Gary Horgan (CMSE Consultancy Manager at the Chris Mee Group) and his team are outlining the path for companies to ensure they are compliant with Part 8 “Explosive Atmospheres at Places of Work” of the Safety, Health & Welfare at Work (General Application) Regulations 2007 in a series of focussed blogs.

This is blog number 9 in the series, written by Denis Mulcahy.

When we consider potential ignition sources we may think of open flames and sparks from grinding and welding operations, which are a significant contributor to the ignition of flammable or explosive atmospheres, accounting for approximately 22% of all ignitions.  However, static electricity also accounts for approximately 22% of all ignitions.

  1. Creation of electrostatic charges

An electrostatic charge occurs whenever two surfaces are separated, where at least one of them is highly electrically insulating. When two surfaces come into contact, a redistribution of charge carriers takes place. The phenomenon applies to both solids and liquids depending on electrical conductivities.

People can become charged by walking across a room where either the carpet or their shoes are nonconductive. High charges can also be created on conveyor belts and during the unwinding of plastic films. When a powder is unloaded, conveyed through a pipe, is sifted, or fed through a funnel, the powder and equipment will probably become charged.  Similarly, with liquids, flow through pipes or hoses, stirring, spraying or liquid atomization, will probably cause both the liquid and equipment be become charged.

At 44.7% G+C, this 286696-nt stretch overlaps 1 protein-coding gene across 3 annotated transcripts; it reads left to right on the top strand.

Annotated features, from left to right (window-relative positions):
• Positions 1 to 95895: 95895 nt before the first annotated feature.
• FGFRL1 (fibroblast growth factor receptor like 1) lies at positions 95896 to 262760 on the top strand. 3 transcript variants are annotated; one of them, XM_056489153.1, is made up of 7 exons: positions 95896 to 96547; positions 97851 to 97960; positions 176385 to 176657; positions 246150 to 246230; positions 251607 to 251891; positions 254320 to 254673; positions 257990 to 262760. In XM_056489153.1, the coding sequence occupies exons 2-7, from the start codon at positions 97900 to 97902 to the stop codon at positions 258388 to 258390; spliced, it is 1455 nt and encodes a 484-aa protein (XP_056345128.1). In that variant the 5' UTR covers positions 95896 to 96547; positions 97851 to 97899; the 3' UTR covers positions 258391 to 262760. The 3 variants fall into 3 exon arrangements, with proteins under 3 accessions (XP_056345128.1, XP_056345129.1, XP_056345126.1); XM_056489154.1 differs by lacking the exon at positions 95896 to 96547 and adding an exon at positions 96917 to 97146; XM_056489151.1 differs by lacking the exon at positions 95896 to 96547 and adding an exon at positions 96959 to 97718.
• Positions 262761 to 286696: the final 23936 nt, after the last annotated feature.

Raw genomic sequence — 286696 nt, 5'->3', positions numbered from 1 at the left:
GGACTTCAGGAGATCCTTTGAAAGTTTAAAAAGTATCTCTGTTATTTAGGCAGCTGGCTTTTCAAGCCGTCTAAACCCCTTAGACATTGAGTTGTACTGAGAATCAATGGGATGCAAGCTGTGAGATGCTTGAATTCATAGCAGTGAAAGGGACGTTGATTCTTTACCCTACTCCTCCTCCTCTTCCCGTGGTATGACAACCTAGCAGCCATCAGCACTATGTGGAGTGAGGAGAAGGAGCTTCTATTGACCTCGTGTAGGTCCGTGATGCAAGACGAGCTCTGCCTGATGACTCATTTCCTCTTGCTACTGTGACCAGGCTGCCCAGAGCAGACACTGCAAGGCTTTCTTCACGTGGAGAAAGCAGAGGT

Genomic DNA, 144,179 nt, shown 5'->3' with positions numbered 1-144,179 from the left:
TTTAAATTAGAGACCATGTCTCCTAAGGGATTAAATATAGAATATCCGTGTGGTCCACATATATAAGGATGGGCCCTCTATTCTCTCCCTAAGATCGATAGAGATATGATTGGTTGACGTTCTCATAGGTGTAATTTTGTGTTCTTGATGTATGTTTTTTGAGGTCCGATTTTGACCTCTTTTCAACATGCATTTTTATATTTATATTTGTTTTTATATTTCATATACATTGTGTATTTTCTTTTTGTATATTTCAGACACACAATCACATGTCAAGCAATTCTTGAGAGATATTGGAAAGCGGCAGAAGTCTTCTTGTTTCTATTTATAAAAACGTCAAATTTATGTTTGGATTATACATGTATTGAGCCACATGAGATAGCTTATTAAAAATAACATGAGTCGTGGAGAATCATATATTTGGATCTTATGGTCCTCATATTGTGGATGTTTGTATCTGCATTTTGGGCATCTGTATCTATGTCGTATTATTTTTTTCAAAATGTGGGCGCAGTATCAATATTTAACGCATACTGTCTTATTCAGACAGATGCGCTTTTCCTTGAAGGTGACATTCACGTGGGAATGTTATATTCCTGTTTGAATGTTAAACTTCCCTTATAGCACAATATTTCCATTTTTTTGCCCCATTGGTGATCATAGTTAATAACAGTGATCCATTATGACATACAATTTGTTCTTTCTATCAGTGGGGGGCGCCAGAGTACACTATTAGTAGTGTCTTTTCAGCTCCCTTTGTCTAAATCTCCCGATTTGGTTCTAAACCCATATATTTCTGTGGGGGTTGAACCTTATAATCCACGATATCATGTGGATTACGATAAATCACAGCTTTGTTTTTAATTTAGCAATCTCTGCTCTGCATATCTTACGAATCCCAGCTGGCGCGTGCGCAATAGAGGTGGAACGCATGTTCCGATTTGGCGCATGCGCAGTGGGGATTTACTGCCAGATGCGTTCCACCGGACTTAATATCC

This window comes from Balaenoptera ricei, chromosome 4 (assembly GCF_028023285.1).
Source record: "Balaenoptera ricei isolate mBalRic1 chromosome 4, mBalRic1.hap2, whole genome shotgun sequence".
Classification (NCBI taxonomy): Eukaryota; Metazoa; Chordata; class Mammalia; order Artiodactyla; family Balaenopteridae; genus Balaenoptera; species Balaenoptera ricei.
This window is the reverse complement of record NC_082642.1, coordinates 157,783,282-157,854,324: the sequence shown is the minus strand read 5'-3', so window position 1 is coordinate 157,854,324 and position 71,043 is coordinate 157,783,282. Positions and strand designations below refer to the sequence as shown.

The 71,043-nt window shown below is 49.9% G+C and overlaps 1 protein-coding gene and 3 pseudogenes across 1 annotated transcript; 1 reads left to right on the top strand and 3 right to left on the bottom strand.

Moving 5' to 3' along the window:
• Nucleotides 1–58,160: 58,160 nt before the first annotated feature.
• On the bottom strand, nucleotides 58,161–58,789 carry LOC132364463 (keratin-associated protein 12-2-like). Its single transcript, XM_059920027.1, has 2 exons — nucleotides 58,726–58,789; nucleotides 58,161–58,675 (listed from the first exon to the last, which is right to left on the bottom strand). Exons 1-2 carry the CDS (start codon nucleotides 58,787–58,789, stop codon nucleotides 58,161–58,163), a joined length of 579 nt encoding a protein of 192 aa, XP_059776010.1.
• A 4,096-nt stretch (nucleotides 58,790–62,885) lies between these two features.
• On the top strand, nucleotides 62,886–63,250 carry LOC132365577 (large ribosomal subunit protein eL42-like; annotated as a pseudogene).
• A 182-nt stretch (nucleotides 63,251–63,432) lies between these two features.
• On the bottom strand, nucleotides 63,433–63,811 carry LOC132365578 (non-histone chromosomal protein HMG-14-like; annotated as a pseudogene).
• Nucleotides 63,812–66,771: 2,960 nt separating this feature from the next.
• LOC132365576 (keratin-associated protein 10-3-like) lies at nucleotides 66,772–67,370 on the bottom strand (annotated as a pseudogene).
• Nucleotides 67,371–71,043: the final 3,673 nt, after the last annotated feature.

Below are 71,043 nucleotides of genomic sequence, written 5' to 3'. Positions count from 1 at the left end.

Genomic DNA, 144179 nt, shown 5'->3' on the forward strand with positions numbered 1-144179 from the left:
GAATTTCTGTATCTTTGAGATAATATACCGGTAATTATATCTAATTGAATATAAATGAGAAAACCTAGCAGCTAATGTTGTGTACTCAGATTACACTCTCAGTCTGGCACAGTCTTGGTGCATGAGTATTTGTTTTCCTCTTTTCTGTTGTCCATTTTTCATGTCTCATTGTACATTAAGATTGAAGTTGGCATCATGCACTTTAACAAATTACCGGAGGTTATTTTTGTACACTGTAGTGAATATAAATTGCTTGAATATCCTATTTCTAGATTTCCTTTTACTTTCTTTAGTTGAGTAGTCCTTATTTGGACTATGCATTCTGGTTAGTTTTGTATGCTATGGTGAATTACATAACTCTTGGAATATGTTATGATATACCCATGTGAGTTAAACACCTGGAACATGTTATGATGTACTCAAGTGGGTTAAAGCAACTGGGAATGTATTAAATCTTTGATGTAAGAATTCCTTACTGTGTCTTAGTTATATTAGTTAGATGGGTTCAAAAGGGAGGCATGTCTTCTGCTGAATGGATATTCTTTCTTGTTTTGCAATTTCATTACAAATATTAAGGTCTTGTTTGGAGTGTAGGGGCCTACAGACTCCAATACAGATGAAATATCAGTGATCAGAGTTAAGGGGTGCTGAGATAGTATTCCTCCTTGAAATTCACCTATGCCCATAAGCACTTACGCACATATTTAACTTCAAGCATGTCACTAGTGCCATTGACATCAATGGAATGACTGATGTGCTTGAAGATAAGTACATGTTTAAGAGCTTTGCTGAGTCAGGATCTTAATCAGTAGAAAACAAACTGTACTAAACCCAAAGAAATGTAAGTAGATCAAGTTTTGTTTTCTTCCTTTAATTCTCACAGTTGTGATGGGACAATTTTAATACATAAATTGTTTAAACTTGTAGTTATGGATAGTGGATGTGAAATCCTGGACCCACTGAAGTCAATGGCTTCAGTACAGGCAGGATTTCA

The charge level may be increased for liquid flow through filters or where multiphase mixtures are handled.  For example, liquids that contain suspended solid particles or droplets of an immiscible liquid, the charge level will probably increase by several orders of magnitude.


  1. Types of Electrostatic Discharges

2.1. Spark discharges

A spark discharge can occur when the charge potential rises to the point where the dielectric strength (resistance) of the air is reached across a suitable sparking gap to an earthed object.

The energy W of such a spark discharge can be calculated with the formula W = ½ CU2 where C represents the capacitance of the insulated, conductive object and U its potential.